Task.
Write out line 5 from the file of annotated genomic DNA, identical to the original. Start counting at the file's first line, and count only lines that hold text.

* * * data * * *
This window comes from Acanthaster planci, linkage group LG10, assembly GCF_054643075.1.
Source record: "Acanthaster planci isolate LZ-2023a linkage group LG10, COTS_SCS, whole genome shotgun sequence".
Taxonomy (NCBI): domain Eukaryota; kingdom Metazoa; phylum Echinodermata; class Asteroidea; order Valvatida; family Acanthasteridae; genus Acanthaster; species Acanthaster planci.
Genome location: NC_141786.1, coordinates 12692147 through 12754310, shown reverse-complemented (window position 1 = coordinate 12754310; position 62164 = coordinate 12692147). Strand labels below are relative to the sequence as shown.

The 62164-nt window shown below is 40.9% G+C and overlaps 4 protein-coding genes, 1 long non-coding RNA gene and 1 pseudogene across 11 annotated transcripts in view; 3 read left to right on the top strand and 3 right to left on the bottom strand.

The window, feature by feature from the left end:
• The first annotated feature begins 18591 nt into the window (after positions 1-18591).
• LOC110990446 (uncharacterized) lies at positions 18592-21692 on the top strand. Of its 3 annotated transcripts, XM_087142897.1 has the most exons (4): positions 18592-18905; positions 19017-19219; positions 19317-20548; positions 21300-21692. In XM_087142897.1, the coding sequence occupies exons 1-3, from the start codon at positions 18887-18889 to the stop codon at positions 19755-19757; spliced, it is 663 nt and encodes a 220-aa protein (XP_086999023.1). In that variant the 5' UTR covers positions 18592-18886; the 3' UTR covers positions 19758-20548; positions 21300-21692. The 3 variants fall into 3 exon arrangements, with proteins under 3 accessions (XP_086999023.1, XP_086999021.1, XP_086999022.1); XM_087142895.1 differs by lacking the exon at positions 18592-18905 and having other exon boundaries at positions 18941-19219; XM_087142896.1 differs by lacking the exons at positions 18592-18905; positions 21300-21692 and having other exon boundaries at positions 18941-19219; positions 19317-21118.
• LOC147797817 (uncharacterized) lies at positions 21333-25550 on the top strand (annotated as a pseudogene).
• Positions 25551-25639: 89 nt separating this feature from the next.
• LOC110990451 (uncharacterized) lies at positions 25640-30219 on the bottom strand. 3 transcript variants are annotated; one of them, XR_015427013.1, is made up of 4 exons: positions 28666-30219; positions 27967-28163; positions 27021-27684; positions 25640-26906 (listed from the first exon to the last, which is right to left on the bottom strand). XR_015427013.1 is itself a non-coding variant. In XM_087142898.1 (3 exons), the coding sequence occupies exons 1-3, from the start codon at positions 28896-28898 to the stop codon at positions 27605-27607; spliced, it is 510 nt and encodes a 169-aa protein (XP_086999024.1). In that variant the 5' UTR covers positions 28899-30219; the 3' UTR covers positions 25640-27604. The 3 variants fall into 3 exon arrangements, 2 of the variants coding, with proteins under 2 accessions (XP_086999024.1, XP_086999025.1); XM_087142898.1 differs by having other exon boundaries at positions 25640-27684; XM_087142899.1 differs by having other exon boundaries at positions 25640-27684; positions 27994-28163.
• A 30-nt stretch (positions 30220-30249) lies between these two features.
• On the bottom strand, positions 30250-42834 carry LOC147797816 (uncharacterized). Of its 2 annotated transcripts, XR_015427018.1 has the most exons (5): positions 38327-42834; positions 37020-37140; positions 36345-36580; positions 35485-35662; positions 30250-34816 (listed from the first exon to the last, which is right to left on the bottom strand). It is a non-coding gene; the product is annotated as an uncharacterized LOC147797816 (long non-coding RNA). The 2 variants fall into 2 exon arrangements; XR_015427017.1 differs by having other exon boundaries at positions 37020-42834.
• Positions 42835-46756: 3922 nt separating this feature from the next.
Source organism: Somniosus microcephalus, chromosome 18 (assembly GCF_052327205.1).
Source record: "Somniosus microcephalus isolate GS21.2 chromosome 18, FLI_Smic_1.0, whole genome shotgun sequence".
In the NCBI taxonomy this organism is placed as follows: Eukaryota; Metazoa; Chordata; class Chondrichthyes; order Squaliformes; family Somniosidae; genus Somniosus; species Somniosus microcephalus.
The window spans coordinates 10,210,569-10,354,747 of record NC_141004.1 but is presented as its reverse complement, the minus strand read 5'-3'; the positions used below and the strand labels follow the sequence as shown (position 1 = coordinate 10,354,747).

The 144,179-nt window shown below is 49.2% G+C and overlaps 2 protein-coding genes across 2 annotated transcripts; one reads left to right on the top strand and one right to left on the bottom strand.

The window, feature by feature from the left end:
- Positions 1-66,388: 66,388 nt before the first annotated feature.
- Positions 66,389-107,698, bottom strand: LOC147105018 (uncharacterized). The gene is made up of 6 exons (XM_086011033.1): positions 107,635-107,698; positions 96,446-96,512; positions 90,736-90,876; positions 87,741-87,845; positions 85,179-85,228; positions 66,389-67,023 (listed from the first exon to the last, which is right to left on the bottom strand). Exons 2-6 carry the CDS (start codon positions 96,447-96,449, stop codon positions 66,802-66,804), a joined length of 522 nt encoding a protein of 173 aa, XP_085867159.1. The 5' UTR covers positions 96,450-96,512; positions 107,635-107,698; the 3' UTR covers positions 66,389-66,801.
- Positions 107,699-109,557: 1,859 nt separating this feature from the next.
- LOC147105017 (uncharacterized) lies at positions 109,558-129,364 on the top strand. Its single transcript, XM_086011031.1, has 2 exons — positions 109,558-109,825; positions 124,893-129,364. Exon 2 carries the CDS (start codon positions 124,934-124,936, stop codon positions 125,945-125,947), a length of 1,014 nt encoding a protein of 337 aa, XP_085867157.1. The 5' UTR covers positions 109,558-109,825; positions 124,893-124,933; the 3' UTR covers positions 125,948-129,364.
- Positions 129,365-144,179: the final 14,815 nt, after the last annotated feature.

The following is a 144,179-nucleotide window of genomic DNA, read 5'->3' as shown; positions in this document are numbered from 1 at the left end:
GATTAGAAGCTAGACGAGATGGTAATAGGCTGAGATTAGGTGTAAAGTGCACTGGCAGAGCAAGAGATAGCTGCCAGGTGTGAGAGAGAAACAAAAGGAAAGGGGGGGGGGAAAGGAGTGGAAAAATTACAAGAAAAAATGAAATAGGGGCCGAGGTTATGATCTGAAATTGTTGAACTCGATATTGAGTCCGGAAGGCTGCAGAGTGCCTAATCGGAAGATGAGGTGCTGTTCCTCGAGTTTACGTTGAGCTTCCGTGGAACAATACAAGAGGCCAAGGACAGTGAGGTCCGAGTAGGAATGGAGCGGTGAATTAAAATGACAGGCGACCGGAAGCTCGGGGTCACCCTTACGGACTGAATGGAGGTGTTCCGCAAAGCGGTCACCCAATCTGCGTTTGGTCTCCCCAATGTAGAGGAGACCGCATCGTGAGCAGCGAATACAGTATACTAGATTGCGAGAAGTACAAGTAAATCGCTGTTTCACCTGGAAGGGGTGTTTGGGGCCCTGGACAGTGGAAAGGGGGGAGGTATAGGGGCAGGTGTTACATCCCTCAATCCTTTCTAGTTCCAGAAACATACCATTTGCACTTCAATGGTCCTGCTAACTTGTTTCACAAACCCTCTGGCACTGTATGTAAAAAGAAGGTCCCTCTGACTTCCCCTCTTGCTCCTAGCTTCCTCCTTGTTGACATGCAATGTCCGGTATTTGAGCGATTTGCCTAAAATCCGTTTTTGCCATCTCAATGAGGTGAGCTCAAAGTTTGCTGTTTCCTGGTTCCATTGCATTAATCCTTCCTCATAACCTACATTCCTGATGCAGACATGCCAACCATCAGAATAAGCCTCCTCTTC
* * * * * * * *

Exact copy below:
The 62164-nt window shown below is 40.9% G+C and overlaps 4 protein-coding genes, 1 long non-coding RNA gene and 1 pseudogene across 11 annotated transcripts in view; 3 read left to right on the top strand and 3 right to left on the bottom strand.